The Meguro River is a river which flows through Tokyo, Japan. Its tributaries include the Kitazawa River and the Karasuyama River.
The highlight of the shrine is the rows of torii gates, known as Senbon torii. The custom to donate a torii started to spread since the Edo period (1603 – 1868) to get a wish to become true or to thank for a wish that became true. Along the main path there are around 1,000 torii gates.
First and foremost, Inari is the kami of rice, but merchants and manufacturers have traditionally worshiped Inari as the patron of business. Each of the torii at Fushimi Inari-taisha has been donated by a Japanese business.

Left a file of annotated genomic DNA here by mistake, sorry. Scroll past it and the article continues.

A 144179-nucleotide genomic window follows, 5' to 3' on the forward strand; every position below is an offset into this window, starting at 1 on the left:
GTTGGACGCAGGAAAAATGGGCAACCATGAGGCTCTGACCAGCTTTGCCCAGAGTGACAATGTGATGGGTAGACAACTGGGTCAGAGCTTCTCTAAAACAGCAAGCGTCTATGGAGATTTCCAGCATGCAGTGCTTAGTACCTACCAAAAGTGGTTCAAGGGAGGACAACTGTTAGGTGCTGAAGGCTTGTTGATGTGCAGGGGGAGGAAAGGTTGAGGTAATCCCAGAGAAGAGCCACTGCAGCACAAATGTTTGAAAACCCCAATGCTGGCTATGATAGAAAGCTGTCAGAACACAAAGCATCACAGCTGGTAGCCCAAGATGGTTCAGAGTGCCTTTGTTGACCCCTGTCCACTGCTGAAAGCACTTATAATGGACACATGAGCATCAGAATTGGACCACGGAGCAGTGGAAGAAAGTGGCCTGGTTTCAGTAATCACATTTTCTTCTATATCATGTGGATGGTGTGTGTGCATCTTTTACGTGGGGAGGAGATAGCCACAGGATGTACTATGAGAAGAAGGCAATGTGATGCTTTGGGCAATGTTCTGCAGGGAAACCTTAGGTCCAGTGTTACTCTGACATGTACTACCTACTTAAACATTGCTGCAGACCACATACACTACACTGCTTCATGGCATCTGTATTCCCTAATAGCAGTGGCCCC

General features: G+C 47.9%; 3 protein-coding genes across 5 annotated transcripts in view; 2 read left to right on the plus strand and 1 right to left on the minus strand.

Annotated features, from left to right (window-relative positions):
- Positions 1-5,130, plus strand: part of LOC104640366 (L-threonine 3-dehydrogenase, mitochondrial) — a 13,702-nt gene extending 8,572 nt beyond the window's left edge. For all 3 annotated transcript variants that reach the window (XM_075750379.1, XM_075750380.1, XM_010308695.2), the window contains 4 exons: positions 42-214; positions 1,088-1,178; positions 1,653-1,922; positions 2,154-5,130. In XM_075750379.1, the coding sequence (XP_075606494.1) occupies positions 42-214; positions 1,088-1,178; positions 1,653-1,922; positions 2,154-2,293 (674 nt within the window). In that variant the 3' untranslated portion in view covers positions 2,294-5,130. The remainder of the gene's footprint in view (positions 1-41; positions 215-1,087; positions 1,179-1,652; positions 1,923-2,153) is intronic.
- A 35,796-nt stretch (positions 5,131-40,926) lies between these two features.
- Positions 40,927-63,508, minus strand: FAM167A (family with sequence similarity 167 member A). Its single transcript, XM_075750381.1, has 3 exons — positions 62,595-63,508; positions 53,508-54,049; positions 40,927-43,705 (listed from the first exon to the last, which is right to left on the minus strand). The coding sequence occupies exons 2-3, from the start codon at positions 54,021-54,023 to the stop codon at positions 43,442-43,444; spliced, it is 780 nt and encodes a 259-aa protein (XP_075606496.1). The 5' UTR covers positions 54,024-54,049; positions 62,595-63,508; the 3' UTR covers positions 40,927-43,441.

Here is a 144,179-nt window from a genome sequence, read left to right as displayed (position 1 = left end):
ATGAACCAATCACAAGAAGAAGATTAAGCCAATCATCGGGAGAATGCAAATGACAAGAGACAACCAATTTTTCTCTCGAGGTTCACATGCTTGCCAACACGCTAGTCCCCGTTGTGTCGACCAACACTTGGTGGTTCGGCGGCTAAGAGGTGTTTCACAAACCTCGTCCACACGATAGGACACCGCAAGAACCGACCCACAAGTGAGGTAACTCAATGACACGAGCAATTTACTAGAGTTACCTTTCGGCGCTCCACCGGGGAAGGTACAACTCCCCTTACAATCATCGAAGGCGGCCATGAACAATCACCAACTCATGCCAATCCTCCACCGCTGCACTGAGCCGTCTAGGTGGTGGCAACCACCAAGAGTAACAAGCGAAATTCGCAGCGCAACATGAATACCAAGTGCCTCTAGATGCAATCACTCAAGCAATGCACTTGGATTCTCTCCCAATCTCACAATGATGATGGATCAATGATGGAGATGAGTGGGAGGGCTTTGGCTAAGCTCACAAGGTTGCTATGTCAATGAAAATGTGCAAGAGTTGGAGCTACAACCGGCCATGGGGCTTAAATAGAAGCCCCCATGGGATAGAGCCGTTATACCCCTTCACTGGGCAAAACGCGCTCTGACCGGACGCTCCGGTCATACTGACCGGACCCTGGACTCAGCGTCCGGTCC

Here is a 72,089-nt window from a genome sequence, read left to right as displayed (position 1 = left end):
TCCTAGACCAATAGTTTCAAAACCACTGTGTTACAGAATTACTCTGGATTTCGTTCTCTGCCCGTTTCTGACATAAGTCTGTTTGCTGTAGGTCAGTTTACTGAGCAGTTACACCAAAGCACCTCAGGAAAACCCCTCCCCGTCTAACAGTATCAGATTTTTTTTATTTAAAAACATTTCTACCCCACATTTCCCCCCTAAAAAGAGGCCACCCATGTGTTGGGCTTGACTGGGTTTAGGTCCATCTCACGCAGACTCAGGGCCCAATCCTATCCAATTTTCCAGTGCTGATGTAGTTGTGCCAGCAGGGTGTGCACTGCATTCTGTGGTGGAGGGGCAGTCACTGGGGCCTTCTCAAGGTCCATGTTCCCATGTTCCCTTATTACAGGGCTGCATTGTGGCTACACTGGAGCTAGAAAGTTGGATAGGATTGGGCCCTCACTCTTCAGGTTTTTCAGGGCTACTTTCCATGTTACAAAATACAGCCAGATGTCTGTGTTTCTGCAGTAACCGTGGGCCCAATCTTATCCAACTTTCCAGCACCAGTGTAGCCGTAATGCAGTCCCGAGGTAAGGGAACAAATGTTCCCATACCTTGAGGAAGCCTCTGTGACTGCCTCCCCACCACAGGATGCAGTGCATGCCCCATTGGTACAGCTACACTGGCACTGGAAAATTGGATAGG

Motonosumi Inari Shrine is famous for its 123 red torii gates that lead up a cliff overlooking the Japan Sea, and for the impressive view of the contrasting colours of the red torii gates, the blue sky and ocean and the surrounding greenery. It’s believed that each of the torri gate houses one kami (god). That’s why people come to worship the place.
The Itsukushima shrine is one of Japan’s most popular tourist attractions. It is most famous for its dramatic gate, or torii on the outskirts of the shrine ,the sacred peaks of Mount Misen, extensive forests, and its aesthetic ocean view. (What you are seeing is just the gate of the shrine. Poke around to see more.)